A Cleveland detective (McFadden), on a downtown beat which he had been patrolling for many years, observed two strangers (petitioner and another man, Chilton) on a street corner. He saw them proceed alternately back and forth along an identical route, pausing to stare in the same store window, which they did for a total of about 24 times. Each completion of the route was followed by a conference between the two on a corner, at one of which they were joined by a third man (Katz) who left swiftly. Suspecting the two men of "casing a job, a stick-up," the officer followed them and saw them rejoin the third man a couple of blocks away in front of a store. The officer approached the three, identified himself as a policeman, and asked their names. The men "mumbled something," whereupon McFadden spun petitioner around, patted down his outside clothing, and found in his overcoat pocket, but was unable to remove, a pistol. The officer ordered the three into the store. He removed petitioner's overcoat, took out a revolver, and ordered the three to face the wall with their hands raised. He patted down the outer clothing of Chilton and Katz and seized a revolver from Chilton's outside overcoat pocket. He did not put his hands under the outer garments of Katz (since he discovered nothing in his pat-down which might have been a weapon), or under petitioner's or Chilton's outer garments until he felt the guns. The three were taken to the police station. Petitioner and Chilton were charged with carrying
concealed weapons. The defense moved to suppress the weapons. Though the trial court rejected the prosecution theory that the guns had been seized during a search incident to a lawful arrest, the court denied the motion to suppress and admitted the weapons into evidence on the ground that the officer had cause to believe that petitioner and Chilton were acting suspiciously, that their interrogation was warranted, and that the officer, for his own protection, had the right to pat down their outer clothing having reasonable cause to believe that they might be armed. The court distinguished between an investigatory "stop" and an arrest, and between a "frisk" of the outer clothing for weapons and a full-blown search for evidence of crime. Petitioner and Chilton were found guilty, an intermediate appellate court affirmed, and the State Supreme Court dismissed the appeal on the ground that "no substantial constitutional question" was involved.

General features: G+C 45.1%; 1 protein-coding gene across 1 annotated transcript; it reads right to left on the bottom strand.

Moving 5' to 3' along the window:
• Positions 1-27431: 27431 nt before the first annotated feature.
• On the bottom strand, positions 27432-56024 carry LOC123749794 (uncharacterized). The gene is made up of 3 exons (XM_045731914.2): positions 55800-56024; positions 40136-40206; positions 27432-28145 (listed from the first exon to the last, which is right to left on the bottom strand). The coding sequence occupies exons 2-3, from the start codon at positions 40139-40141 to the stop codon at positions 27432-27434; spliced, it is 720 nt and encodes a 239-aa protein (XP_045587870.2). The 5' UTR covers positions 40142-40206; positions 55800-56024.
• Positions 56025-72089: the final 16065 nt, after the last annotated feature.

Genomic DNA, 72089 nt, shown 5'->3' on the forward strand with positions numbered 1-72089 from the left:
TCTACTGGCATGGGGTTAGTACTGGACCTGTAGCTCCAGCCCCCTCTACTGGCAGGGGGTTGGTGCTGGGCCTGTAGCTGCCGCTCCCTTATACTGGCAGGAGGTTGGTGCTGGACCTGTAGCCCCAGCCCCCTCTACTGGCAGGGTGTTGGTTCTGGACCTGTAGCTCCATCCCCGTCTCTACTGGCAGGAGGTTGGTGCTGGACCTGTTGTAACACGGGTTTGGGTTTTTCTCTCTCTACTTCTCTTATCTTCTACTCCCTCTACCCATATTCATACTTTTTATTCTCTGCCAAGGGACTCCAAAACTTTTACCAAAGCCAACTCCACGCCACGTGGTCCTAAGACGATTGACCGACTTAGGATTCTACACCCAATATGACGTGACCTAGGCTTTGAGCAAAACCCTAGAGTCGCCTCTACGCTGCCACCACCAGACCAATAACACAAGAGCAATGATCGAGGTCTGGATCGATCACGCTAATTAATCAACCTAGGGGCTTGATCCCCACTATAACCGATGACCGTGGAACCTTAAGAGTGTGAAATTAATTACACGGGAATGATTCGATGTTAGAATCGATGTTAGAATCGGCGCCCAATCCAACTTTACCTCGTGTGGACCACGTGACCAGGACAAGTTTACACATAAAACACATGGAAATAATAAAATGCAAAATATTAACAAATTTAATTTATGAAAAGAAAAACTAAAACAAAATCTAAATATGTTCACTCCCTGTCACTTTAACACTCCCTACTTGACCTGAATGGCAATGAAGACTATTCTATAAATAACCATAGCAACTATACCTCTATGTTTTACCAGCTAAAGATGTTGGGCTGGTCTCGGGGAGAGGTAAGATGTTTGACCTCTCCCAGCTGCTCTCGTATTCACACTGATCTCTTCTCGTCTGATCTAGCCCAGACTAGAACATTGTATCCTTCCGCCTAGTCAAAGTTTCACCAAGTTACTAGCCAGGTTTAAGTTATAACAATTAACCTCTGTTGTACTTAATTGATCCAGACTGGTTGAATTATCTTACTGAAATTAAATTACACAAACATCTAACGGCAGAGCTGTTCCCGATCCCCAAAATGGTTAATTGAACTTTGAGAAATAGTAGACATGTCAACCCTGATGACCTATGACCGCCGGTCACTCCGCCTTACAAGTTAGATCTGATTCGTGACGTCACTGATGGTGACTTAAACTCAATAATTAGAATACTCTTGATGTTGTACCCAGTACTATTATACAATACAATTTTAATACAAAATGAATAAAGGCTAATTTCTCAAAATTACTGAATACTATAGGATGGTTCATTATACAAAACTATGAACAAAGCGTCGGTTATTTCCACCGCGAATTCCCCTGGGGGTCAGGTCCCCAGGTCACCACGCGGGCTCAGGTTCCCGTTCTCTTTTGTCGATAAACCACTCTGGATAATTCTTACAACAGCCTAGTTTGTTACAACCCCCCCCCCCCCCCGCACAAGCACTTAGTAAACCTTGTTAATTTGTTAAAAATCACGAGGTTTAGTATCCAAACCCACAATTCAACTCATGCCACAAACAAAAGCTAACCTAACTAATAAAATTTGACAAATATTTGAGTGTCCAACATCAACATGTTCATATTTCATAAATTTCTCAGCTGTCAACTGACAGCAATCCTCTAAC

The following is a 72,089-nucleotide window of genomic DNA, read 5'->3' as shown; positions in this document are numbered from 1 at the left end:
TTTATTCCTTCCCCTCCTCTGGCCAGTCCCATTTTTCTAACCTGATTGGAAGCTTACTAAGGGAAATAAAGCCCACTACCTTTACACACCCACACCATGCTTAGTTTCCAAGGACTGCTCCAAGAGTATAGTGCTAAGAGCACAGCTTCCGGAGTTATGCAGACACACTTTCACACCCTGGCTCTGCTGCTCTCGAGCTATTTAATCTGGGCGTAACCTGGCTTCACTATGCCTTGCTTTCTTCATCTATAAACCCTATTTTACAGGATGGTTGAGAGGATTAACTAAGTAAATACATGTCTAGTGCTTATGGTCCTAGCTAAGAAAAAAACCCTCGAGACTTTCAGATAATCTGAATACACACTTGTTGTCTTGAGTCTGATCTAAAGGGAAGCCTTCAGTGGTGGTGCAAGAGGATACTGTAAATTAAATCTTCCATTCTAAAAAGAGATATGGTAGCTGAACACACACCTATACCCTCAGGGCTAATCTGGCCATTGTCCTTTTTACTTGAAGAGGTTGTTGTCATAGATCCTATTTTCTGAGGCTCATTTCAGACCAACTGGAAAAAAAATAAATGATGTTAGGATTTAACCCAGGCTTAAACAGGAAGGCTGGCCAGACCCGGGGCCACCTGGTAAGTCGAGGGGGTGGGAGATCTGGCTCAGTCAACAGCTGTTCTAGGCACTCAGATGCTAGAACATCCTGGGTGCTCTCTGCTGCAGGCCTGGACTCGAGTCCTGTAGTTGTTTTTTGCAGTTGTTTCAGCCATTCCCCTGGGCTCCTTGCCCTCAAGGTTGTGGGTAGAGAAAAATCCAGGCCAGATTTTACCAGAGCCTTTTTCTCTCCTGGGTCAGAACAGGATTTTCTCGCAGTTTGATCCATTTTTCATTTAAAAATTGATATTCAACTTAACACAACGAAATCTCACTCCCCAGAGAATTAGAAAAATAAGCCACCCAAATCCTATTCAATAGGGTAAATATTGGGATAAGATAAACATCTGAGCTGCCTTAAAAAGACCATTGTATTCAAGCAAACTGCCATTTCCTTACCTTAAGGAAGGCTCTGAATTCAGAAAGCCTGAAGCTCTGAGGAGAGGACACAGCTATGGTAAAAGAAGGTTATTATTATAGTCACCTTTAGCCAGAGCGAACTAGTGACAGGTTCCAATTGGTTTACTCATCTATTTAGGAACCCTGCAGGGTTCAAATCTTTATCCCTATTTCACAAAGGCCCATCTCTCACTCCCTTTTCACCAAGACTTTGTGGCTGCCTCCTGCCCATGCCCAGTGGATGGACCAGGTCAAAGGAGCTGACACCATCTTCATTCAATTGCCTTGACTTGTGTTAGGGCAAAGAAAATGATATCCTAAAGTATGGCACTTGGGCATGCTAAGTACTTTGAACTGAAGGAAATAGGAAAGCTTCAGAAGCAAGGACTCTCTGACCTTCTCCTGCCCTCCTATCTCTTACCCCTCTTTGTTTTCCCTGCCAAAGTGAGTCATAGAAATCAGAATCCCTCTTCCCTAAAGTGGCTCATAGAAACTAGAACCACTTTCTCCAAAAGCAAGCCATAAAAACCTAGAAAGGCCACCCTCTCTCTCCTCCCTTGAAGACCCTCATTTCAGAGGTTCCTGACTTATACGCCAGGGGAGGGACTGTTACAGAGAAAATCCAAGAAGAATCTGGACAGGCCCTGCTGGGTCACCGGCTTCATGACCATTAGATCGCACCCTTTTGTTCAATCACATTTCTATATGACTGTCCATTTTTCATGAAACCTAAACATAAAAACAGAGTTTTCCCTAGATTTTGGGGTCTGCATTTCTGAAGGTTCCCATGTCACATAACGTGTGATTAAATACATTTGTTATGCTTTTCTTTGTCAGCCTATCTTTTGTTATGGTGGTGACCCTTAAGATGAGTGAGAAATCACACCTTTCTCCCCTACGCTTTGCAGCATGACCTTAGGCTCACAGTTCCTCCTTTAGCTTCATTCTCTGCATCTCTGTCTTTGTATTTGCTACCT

away from the two men. "I get more purpose to watch them when I seen their movements," he testified. He saw one of the men leave the other one and walk southwest on Huron Road, past some stores. The man paused for a moment and looked in a store window, then walked on a short distance, turned around and walked back toward the corner, pausing once again to look in the same store window. He rejoined his companion at the corner, and the two conferred briefly. Then the second man went through the same series of motions, strolling down Huron Road, looking in the same window, walking on a short distance, turning back, peering in the store window again, and returning to confer with the first man at the corner. The two men repeated this ritual alternately between five and six times apiece -- in all, roughly a dozen trips. At one point, while the two were standing together on the corner, a third man approached them and engaged them briefly in conversation. This man then left the two others and walked west on Euclid Avenue. Chilton and Terry resumed their measured pacing, peering, and conferring. After this had gone on for 10 to 12 minutes, the two men walked off together, heading west on Euclid Avenue, following the path taken earlier by the third man.
himself as a police officer and asked for their names. At this point, his knowledge was confined to what he had observed. He was not acquainted with any of the three men by name or by sight, and he had received no information concerning them from any other source. When the men "mumbled something" in response to his inquiries, Officer McFadden grabbed petitioner Terry, spun him around so that they were facing the other two, with Terry between McFadden and the others, and patted down the outside of his clothing. In the left breast pocket of Terry's overcoat, Officer McFadden felt a pistol. He reached inside the overcoat pocket, but was unable to remove the gun. At this point, keeping Terry between himself and the others, the officer ordered all three men to enter Zucker's store. As they went in, he removed Terry's overcoat completely, removed a .38 caliber revolver from the pocket and ordered all three men to face the wall with their hands raised. Officer McFadden proceeded to pat down the outer clothing of Chilton and the third man, Katz. He discovered another revolver in the outer pocket of Chilton's overcoat, but no weapons were found on Katz. The officer testified that he only patted the men down to see whether they had weapons, and that he did not put his hands beneath the outer garments of either Terry or Chilton until he felt their guns. So far as appears from the record, he never placed his hands beneath Katz' outer garments. Officer McFadden seized Chilton's gun, asked the proprietor of the store to call a police wagon, and took all three men to the station, where Chilton and Terry were formally charged with carrying concealed weapons. 2b1af7f3a8